Characterization of the Gonococcal Calprotectin Zn-Acquisition System, TdfH, and the Efficacy of Metal Starvation for Treating Gonococcal Disease
Doctor of Philosophy
Microbiology & Immunology
Cynthia Nau Cornelissen
Characterization of the Gonococcal Calprotectin Zn-Acquisition System, TdfH, and the Efficacy of Metal Starvation for Treating Gonococcal Disease.
By Michael T. Kammerman, B.S.
A dissertation submitted in partial fulfillment of the requirements for the degree of Doctor of Philosophy at Virginia Commonwealth University
Virginia Commonwealth University, 2020
Major Director: Cynthia Nau Cornelissen, Ph.D.
Professor, Department of Microbiology and Immunology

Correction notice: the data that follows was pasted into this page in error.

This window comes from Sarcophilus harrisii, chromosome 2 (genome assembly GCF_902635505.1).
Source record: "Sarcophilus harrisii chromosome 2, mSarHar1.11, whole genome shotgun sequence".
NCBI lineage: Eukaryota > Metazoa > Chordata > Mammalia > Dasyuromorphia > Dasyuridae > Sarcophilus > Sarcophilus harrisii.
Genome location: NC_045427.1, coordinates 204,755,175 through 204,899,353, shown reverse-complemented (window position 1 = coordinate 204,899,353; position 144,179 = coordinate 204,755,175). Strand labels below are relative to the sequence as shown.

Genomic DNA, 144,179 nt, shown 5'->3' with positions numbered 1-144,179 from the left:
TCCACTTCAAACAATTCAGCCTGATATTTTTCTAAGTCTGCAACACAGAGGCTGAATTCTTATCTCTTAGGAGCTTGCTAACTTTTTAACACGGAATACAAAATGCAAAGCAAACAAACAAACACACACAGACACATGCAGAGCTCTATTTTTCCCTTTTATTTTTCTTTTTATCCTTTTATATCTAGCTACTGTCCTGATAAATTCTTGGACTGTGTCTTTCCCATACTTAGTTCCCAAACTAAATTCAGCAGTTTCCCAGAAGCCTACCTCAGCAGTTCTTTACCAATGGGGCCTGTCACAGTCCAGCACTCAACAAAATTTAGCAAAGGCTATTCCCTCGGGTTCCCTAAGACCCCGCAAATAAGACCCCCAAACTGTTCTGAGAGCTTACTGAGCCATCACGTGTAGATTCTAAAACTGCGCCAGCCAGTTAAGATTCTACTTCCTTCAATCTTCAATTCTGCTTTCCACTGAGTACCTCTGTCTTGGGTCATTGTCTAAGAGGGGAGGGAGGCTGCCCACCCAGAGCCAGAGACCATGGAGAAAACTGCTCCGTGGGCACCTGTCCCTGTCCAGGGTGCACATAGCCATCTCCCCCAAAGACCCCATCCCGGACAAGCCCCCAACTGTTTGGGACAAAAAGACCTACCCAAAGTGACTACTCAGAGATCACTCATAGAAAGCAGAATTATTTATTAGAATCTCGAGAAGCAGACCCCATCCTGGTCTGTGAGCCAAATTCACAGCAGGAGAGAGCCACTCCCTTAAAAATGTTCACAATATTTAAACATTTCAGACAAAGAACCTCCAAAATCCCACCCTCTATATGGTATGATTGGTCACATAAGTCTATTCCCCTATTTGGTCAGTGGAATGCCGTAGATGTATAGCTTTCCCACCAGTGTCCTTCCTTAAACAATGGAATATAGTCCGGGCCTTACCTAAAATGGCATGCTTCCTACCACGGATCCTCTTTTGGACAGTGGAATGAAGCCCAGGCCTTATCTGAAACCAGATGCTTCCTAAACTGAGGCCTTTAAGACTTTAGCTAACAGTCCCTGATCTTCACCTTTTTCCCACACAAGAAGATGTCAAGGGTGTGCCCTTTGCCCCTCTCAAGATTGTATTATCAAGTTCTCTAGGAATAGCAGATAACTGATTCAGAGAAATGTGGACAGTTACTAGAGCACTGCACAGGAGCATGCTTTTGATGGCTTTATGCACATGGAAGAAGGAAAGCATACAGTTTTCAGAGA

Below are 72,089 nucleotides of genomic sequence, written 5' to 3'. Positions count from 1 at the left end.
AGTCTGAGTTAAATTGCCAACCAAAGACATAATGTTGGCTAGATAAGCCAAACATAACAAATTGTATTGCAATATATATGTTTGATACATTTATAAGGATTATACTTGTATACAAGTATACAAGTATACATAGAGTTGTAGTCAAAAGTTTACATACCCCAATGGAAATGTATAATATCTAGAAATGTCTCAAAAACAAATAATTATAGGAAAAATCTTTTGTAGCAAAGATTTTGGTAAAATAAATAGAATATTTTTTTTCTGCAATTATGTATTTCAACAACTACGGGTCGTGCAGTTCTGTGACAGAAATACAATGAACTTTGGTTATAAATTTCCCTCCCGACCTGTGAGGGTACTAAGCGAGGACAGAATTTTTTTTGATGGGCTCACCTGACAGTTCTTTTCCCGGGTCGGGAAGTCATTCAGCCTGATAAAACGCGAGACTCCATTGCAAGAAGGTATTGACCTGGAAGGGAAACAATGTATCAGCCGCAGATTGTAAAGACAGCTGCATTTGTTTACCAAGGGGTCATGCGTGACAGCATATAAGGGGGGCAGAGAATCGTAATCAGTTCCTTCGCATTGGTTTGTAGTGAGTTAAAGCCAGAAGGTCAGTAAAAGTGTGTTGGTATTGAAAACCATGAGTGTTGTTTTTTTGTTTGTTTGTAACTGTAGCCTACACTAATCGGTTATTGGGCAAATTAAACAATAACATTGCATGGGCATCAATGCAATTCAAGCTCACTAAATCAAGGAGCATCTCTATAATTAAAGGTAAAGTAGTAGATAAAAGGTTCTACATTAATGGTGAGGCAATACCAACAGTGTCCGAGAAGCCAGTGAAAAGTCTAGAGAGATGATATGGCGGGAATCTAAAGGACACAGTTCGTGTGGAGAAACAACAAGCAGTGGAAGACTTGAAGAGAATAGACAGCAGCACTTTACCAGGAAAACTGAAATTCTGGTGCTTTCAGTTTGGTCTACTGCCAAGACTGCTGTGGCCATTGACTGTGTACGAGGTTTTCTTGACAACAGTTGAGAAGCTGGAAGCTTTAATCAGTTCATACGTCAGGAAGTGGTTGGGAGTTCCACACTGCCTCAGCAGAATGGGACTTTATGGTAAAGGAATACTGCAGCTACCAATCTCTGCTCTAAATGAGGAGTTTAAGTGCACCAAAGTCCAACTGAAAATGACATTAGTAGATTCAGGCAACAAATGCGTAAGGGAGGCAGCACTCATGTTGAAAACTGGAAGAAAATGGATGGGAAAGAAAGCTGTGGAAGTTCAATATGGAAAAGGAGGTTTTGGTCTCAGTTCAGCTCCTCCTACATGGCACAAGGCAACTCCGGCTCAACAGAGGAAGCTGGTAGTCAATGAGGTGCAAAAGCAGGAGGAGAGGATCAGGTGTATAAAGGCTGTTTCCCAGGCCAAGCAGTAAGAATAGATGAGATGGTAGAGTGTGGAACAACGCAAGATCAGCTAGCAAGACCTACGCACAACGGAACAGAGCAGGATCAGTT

Neisseria gonorrhoeae, the bacterial agent that is responsible for the human disease gonorrhea, has had a steady increase in the number of infections per year. In 2018 the WHO estimated over 87 million infections occurred world-wide, and the CDC estimated that over 800,000 infections happened in the United States. Accompanying the increase in gonococcal infections per year is the increase in the number of antibiotic resistant isolates being recovered. The recent recovery of a gonococcal isolate that was resistant to the current CDC recommended dual-treatment, coupled with the lack of a preventative vaccine, marks the beginning of an era where there may be no effective treatments for gonococcal disease. The gonococcus possesses a conserved set of proteins that enables it to pirate metal ions from host proteins, and is essential in order for N. gonorrhoeae to establish an infection in the human urogenital tract. The importance of TdTs for gonococcal survival and their sequence conservation make them ideal candidates to be included in a gonococcal vaccine, or as targets for potential new therapeutics that are capable of disrupting the interaction with their ligands. In this study we developed a competition assay and probed gonococcal cells with either human (hCP) or mouse calprotectin (mCP) to determine if the gonococcus is species restricted for its ligand interaction. We also performed Isothermal Titration Calorimetry experiments to characterize the binding affinity between the gonococcal calprotectin (CP) binding protein TdfH and calprotectin. In this study we also continued a mutational and small molecule analysis of TbpA aimed at disrupting the interaction with its ligand, human transferrin (hTf). Finally, we investigated if the gonococcal efflux pump, MacA, was responsible for heme export via heme-dependent growth assays of a MacA deficient gonococcal strain. We report that the interaction between TdfH and hCP is high affinity and that the Zn piracy of TdfH occurs optimally at the non-canonical metal binding site of hCP known as site 1. We determined that multiple mutations, both in the loop 3 helix and in loop 2 of TbpA, minimally reduce the total binding of hTf, similar to what Cash et al. has previously described. A screening of a database of small molecules found that several first-generation small molecules were able to significantly reduce the ability of TbpA to interact with hTf. Finally, we found that the efflux pump MacA, does not meaningfully contribute to gonococcal heme export. However, more in-depth studies interrogating MacA substrates are still needed. These studies determined the species specificity of the gonococcal calprotectin binding protein and found that Zn- piracy occurs optimally from one specific site on hCP. This study also shows the promise in investing in new therapeutics that disrupt TdT function.
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